Government must urgently address a number of issues to ensure that its handling of the coronavirus pandemic is human rights compliant, according to a House of Commons report published today.
The Joint Committee on Human Rights report, The Government's response to COVID-19: human rights implications, recognises the the Government's focus has been to protect life but raises concerns about the wider human rights implications of some of the measures adopted.
With the Government due to undertake its six-month review of the coronavirus legislation, and as it considers how to respond to the current rise in infections, the MPs say it must be able to justify the steps taken as being necessary and proportionate, and must be open and transparent about the evidence it has considered and how it has made its decision.
Decisions should be announced to Parliament first, particularly where emergency powers are being used. Whilst emergency procedures such as fast-tracked legislation and made affirmative statutory instruments may be justified in these exceptional circumstances, they must be limited to what is absolutely necessary, especially when human rights are at stake.
Their report makes recommendations on a range of headings including:
Lockdown regulations – There has been confusion over the status and interpretation of guidance, and the relationship between guidance and law in implementing lockdown regulations across the country. Separately, there are concerns about the disproportionate impact of policing decisions on young men from black, Asian and minority ethnic backgrounds. Lessons must be learned in order to avoid the worst elements of confusion and disproportionality before any further lockdowns, whether at local or national level, the MPs say.
Test and trace – Concerns have been raised around privacy, data protection and discrimination in the development of a contact tracing app, and specific tailored legislation should be introduced to protect people whose data is collected.
Rights of people in detention – The committee is "deeply concerned" about the human rights of people in various types of detention. Measures taken during lockdown and beyond have breached the right to family life, and resuming visits across all settings, including prisons, hospitals and care homes "must be a priority as soon as it is safe to do so".
Access to justice – The right to a fair trial and right to liberty have been engaged by the effect on the operation of the courts. The committee welcomes the use of live link technology as a mechanism of avoiding delays to justice, but the Government "must ensure those who are digitally excluded or otherwise vulnerable are not disadvantaged and that the principle of open justice continues to apply".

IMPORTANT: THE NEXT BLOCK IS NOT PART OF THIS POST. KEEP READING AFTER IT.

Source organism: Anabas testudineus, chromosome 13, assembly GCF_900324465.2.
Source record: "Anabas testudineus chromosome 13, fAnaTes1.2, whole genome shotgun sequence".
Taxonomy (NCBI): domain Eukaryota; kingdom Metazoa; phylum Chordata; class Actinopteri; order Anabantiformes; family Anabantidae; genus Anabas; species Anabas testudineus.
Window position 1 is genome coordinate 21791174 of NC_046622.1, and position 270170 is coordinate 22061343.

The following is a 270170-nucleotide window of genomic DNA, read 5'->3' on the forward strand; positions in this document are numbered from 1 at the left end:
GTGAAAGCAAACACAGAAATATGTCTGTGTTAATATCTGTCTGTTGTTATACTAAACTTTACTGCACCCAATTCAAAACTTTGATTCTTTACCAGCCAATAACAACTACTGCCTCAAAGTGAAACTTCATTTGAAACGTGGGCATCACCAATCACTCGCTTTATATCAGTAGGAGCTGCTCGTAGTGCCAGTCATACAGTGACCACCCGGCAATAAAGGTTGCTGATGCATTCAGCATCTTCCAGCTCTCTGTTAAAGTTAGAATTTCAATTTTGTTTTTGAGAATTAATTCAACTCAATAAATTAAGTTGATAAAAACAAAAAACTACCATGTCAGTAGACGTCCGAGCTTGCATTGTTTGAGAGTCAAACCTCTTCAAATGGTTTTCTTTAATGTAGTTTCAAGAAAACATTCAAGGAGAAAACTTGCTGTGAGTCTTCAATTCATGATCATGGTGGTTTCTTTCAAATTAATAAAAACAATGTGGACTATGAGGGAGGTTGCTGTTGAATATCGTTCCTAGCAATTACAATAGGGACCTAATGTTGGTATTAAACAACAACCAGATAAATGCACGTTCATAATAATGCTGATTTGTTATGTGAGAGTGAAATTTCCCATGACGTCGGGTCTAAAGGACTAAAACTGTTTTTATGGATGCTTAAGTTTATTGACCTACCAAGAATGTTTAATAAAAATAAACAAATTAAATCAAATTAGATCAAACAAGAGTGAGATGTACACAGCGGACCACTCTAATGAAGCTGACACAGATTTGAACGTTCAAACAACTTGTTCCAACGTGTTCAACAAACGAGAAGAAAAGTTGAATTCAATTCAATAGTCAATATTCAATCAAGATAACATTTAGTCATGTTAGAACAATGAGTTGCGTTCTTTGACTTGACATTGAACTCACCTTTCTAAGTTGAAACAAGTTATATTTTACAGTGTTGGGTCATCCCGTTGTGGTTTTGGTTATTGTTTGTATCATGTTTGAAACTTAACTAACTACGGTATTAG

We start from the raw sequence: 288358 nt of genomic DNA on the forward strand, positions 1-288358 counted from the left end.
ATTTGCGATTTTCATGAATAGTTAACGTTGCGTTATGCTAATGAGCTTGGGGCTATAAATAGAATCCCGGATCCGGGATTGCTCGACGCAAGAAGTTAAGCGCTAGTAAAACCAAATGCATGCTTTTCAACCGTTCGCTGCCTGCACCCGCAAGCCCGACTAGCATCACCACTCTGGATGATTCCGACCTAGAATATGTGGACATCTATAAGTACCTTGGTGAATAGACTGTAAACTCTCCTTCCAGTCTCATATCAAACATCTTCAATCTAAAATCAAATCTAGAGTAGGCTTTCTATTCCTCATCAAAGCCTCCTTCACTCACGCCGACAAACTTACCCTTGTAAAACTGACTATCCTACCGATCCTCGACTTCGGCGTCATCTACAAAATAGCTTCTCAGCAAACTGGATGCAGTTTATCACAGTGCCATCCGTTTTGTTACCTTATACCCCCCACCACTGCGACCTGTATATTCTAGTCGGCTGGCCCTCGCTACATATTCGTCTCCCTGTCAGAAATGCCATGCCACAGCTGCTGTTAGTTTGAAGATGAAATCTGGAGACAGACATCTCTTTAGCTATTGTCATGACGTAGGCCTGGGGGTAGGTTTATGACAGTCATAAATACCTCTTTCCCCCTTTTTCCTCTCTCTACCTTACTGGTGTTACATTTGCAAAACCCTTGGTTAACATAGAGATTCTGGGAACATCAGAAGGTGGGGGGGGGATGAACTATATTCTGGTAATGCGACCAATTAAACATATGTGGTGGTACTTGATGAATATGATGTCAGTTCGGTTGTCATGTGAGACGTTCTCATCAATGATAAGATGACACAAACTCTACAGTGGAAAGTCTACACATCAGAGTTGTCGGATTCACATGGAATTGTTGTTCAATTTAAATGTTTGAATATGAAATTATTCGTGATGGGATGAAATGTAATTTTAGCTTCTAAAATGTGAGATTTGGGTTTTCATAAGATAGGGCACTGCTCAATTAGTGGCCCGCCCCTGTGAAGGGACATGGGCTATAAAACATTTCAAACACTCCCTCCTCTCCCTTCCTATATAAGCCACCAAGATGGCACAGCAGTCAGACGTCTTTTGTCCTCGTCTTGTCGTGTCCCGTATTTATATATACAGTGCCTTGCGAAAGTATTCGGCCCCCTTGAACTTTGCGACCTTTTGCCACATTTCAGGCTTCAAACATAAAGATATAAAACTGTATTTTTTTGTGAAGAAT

School closures – The committee is concerned at the impact that school closures have had on children, particularly on the rights of those with special educational needs and disabilities.
The report calls on the Government to undertake some form of swift lessons-learned review as soon as possible in order to fulfil its human rights obligations and to prevent future unnecessary deaths, incorporating any findings into its planning and response to any further waves of infection. Further, any public inquiry must consider, at least, deaths in detention settings; deaths of healthcare and care workers and the availability of PPE; deaths in care homes due to early releases from hospitals; and deaths of transport workers, police and security guards due to inadequate PPE.
Committee chair Harriet Harman QC commented: "The scale of this crisis is unlike anything many of us will see again in our lifetime. Disruption to our normal way of life and human rights are sometimes necessary in order to lead the country through any significant emergency, but this must always be done in a way that is proportionate and justifiable in accordance with the balancing act that is protecting our human rights.
"As we approach the Coronavirus Act’s six-month review, there are a number of concerns that the Government must urgently address. Confusion over what is law and what is merely guidance has left citizens open to disproportionate and unequal levels of punishment for breaking the rules, and unfortunately, it seems that once again, this is overtly affecting BAME individuals. The Government must learn from these mistakes to ensure that any additional lockdowns do not unfairly impact specific groups.
"Several times now we have expressed our dismay over the Government’s treatment of people in detention, and once again we must impress on the Government the urgency of resuming visits as soon as possible. We cannot know how long coronavirus will impact us, but we heard how devastating being separated from one’s family can be for those in care homes, in prison and detained in mental health facilities and this cannot continue for much longer. Blanket bans on visits are not justifiable."
She added: "Parliament and the public must be kept appropriately and promptly informed about changes in policy, especially when the human rights of so many are affected in such a wide variety of ways. This is an unprecedented and uncertain time for everyone, and the Government must act in a justifiable, fair and proportionate way."